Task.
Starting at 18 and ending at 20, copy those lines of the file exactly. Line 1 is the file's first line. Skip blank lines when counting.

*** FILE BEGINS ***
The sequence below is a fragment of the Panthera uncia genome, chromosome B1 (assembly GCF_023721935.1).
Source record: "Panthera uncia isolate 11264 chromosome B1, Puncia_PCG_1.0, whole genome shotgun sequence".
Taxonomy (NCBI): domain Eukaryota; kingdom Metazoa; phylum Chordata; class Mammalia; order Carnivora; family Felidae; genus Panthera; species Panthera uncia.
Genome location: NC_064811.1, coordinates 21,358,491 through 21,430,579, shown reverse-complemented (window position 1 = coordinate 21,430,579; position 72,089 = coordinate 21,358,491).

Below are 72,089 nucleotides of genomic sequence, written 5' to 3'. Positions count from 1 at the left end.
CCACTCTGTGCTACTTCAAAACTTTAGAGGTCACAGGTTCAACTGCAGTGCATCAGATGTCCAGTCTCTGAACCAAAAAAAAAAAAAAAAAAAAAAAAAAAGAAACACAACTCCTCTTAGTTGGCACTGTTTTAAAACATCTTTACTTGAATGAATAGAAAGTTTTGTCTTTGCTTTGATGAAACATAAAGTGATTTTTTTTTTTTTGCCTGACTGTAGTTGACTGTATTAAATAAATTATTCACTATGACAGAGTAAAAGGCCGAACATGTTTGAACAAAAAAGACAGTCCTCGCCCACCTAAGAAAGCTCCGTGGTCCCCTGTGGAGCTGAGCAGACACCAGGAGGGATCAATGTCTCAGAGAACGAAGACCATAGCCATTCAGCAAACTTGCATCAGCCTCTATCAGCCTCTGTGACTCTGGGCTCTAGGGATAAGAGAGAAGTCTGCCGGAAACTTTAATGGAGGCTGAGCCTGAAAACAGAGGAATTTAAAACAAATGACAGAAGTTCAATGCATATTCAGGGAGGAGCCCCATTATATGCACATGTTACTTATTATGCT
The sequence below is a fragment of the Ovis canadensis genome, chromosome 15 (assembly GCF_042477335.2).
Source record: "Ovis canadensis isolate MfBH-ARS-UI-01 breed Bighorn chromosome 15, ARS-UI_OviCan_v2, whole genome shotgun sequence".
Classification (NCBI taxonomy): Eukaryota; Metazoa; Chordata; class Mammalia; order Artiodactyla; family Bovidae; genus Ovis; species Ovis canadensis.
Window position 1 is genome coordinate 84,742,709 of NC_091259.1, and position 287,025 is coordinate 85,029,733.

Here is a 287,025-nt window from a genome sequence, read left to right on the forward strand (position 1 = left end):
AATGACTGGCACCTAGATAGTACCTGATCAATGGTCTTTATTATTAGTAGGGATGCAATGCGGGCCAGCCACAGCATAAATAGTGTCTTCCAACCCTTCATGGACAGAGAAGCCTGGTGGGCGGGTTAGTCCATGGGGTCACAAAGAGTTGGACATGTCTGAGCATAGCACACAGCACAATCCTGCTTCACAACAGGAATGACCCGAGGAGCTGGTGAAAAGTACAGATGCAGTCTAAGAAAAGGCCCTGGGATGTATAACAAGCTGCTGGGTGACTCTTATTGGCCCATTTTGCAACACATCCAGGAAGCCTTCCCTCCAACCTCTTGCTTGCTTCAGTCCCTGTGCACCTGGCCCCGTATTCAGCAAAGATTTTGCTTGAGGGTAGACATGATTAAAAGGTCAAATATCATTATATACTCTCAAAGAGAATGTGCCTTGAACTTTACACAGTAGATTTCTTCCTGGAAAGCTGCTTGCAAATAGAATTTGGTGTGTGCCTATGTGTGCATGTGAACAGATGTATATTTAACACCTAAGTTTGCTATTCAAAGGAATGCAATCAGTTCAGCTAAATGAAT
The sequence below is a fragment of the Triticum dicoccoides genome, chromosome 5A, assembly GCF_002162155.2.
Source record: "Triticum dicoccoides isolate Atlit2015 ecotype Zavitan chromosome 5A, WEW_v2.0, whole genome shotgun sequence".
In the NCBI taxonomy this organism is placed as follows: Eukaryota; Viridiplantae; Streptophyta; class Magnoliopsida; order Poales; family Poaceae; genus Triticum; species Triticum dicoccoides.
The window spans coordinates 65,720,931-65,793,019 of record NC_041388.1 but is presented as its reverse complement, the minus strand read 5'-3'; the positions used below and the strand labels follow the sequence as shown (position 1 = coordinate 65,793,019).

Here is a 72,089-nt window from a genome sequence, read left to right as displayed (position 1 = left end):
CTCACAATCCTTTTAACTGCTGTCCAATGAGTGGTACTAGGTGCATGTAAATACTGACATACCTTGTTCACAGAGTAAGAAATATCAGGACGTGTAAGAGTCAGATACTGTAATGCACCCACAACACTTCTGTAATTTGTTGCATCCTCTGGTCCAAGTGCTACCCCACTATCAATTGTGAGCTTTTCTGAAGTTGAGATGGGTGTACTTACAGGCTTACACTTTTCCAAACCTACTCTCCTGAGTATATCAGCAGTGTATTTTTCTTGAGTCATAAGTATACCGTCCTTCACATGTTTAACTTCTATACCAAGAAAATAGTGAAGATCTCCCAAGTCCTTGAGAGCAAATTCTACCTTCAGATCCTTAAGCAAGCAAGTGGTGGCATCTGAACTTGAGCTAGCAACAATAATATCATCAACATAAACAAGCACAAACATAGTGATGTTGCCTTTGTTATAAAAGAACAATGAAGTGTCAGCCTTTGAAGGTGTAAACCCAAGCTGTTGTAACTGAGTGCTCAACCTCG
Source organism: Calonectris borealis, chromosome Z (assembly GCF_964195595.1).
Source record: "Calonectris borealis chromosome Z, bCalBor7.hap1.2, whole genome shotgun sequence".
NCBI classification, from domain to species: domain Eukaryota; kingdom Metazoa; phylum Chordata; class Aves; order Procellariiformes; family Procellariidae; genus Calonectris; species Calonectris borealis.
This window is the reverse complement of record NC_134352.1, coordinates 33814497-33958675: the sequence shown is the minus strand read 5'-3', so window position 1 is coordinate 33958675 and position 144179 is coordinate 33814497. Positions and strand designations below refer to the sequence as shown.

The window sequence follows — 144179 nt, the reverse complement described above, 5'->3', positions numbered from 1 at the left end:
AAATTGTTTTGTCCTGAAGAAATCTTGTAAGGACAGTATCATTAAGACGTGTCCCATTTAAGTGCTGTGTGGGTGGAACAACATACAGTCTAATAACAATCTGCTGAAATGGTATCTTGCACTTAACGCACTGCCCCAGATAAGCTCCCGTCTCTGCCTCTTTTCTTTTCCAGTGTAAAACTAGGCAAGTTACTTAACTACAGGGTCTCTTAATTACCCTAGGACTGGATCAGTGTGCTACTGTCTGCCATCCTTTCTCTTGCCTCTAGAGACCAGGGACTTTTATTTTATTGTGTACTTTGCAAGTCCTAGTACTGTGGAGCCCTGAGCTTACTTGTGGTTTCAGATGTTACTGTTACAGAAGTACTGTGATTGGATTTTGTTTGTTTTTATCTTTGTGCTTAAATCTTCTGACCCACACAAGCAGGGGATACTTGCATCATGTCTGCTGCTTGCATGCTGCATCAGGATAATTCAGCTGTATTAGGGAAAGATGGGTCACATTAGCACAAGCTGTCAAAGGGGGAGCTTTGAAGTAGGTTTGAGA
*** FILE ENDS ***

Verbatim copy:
CTCACAATCCTTTTAACTGCTGTCCAATGAGTGGTACTAGGTGCATGTAAATACTGACATACCTTGTTCACAGAGTAAGAAATATCAGGACGTGTAAGAGTCAGATACTGTAATGCACCCACAACACTTCTGTAATTTGTTGCATCCTCTGGTCCAAGTGCTACCCCACTATCAATTGTGAGCTTTTCTGAAGTTGAGATGGGTGTACTTACAGGCTTACACTTTTCCAAACCTACTCTCCTGAGTATATCAGCAGTGTATTTTTCTTGAGTCATAAGTATACCGTCCTTCACATGTTTAACTTCTATACCAAGAAAATAGTGAAGATCTCCCAAGTCCTTGAGAGCAAATTCTACCTTCAGATCCTTAAGCAAGCAAGTGGTGGCATCTGAACTTGAGCTAGCAACAATAATATCATCAACATAAACAAGCACAAACATAGTGATGTTGCCTTTGTTATAAAAGAACAATGAAGTGTCAGCCTTTGAAGGTGTAAACCCAAGCTGTTGTAACTGAGTGCTCAACCTCG
Source organism: Calonectris borealis, chromosome Z (assembly GCF_964195595.1).
Source record: "Calonectris borealis chromosome Z, bCalBor7.hap1.2, whole genome shotgun sequence".